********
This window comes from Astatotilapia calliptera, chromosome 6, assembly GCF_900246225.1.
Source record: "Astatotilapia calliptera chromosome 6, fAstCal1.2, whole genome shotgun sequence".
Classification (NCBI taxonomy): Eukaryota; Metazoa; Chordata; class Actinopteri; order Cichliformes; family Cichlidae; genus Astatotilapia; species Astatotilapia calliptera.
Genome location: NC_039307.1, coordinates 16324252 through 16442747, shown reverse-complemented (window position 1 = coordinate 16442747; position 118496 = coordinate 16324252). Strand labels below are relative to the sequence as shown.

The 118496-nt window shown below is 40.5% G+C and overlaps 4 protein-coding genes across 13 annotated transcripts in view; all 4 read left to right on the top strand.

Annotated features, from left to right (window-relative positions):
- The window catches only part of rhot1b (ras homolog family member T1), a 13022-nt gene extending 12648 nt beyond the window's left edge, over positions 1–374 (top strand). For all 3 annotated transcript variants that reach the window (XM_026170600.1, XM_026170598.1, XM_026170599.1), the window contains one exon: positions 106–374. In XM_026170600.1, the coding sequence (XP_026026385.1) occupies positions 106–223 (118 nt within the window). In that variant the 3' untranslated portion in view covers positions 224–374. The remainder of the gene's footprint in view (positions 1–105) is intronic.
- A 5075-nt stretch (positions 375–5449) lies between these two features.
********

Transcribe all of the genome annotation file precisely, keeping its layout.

This window comes from Astatotilapia calliptera, chromosome 6, assembly GCF_900246225.1.
Source record: "Astatotilapia calliptera chromosome 6, fAstCal1.2, whole genome shotgun sequence".
Classification (NCBI taxonomy): Eukaryota; Metazoa; Chordata; class Actinopteri; order Cichliformes; family Cichlidae; genus Astatotilapia; species Astatotilapia calliptera.
Genome location: NC_039307.1, coordinates 16324252 through 16442747, shown reverse-complemented (window position 1 = coordinate 16442747; position 118496 = coordinate 16324252). Strand labels below are relative to the sequence as shown.

The 118496-nt window shown below is 40.5% G+C and overlaps 4 protein-coding genes across 13 annotated transcripts in view; all 4 read left to right on the top strand.

Annotated features, from left to right (window-relative positions):
- The window catches only part of rhot1b (ras homolog family member T1), a 13022-nt gene extending 12648 nt beyond the window's left edge, over positions 1–374 (top strand). For all 3 annotated transcript variants that reach the window (XM_026170600.1, XM_026170598.1, XM_026170599.1), the window contains one exon: positions 106–374. In XM_026170600.1, the coding sequence (XP_026026385.1) occupies positions 106–223 (118 nt within the window). In that variant the 3' untranslated portion in view covers positions 224–374. The remainder of the gene's footprint in view (positions 1–105) is intronic.
- A 5075-nt stretch (positions 375–5449) lies between these two features.